This new and innovative children’s savings program, developed in partnership with Citibank, ideas42 and CFED, and with initial support from Justin and Lauren Tuck’s R.U.S.H. for Literacy, will initially work with 170 children, including 1st and 2nd graders in CAS’s College Prep Charter School and youth participating in CAS’s African American Male Initiative. By the launch, 135 families (or 79%) had already signed up. All participants will receive a Citibank savings account with a $100 initial gift, along with a dollar for dollar match up to the first $100 in savings, a $50 incentive for parents that enroll in automatic bill-pay to contribute to the account and eligibility for raffle prizes by making deposits.
The most exciting part about the launch was the announcement by the Tucks of their $100,000 investment in the College Savers Program (via the 1:1 Fund) and their conversation with parents about their own experiences and their hopes for all of the children in the program. Justin Tuck noted that he and his wife are both fortunate to be Notre Dame graduates and that they want participants “to have the same opportunity we had.”
Since studies show that low-income students with just $500 in a college savings account are three times more likely to enroll in college and four times more likely to graduate, starting to save during the school years is a big step in seizing that opportunity. And it’s also about creating a vision for the future. As Justin Tuck noted in his final remarks at the event: “I believe in you guys and hope you believe in yourselves. I’m your fan, too!”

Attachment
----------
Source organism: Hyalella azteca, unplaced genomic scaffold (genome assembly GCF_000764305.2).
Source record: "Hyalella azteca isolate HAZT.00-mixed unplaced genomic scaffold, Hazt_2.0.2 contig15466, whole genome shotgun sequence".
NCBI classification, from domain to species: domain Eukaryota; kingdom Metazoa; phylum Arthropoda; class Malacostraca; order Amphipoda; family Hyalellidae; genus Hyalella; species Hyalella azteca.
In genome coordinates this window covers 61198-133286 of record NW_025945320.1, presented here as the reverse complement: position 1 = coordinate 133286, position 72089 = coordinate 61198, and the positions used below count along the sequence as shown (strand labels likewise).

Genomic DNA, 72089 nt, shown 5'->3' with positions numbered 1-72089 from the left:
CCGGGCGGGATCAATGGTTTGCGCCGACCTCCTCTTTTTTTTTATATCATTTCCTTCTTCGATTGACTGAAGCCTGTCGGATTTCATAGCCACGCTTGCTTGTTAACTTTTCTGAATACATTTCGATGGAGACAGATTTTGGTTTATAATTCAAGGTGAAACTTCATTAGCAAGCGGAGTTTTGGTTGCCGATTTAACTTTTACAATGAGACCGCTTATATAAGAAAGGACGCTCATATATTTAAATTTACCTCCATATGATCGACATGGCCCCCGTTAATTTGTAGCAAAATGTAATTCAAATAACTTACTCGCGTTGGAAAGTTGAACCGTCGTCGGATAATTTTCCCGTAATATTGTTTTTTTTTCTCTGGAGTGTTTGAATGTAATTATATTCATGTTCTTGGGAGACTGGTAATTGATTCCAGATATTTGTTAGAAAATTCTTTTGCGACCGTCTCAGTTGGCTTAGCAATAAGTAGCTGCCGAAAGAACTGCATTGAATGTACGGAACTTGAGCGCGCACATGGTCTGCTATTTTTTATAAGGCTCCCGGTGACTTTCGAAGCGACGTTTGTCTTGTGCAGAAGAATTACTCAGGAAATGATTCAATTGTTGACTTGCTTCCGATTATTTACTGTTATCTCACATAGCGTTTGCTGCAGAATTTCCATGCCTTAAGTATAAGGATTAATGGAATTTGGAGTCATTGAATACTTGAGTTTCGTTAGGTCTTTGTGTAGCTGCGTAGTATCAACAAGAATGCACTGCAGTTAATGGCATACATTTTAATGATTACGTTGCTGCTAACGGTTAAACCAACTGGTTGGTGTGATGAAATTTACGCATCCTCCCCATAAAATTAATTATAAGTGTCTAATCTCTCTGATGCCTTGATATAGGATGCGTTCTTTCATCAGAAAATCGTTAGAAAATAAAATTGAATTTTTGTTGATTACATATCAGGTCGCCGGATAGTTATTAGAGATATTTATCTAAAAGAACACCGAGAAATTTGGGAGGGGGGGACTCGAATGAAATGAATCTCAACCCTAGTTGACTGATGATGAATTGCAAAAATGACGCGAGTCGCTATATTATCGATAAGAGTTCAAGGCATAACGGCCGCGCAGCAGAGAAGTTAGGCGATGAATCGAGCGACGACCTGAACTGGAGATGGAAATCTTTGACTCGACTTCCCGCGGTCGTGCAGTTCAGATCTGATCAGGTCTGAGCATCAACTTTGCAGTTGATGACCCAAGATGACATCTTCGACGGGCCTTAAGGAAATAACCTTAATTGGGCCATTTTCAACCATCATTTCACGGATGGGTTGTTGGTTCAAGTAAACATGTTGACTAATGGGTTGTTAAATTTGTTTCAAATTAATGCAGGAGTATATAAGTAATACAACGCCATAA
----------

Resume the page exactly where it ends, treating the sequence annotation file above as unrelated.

To see more photos from the event, check out the slideshow below.
San Francisco Saver Story: Teaching Cole to Save
By Blanche Brown on 08/27/2013 @ 01:00 PM
EDITOR'S NOTE: This post originally appeared on the 1:1 Fund blog, which you should check out here.
Lauren Sigurdson is the mother of Kindergarten to College (K2C) Saver, Cole Basowski. The family received the K2C Steady Saver Award, which is given to families that save at least $10 for 6 months in a row. A San Francisco resident for twenty-five years, Lauren lives in the Inner/Outer Sunset neighborhood.
Please tell us about your Kindergarten to College student.
Cole just turned six. He is a special needs child and has a sensory processing disorder. He attends Lakeshore Elementary, which has a great special education program. He is very happy there and just a happy kid in general. He loves taekwondo and is very friendly. We live a block away from the Golden Gate Park. We love to go on the trails together. I am a single parent but have yet to receive any child support. So, this program really helps me.
Could you describe a typical weekday, from when you wake up to when you go to sleep?
In the morning, Cole plays with his cat. And then I walk him to school and I go to work. I work as a sales and marketing coordinator for a software company that sells to HR managers. I do a lot of planning and graphic design. We are a smaller company of about fifty people. Then, when I get off work, we go home. On the weekends, we try to ride our bikes and we go to the zoo a lot. Cole likes to make things so we do a lot of crafts.
How did you first hear about the K2C program?
I first learned about the program from a flyer that was sent home in Cole’s backpack. It was very comprehensive. I scanned it and emailed it out to my family almost immediately. They try to help us out when they can and I thought this account would be a great [way] for my family to consolidate the money they had been putting aside to help us. The matching program was a huge incentive. I don’t want to give away free money, especially when we don’t have a lot to go around. Kindergarten to College is really clear and easy to understand, which helps me and my family take action.
Are you an active saver? If so, why?
Yes, I’m an active saver through the automatic direct deposit I set up. I give ten dollars from every pay check. I wish I could do more. I only make ten dollars over the limit for what you need to be in the free lunch program, which is frustrating but it is good to see that you all give more money to those in the program. It is difficult for me to afford to stay in the city and rent a place. We just moved to a smaller place, but things are close. We don’t do things like go to the movies. But, I really want to stay in San Francisco so Cole can stay in this great school and so we can continue to be in this program.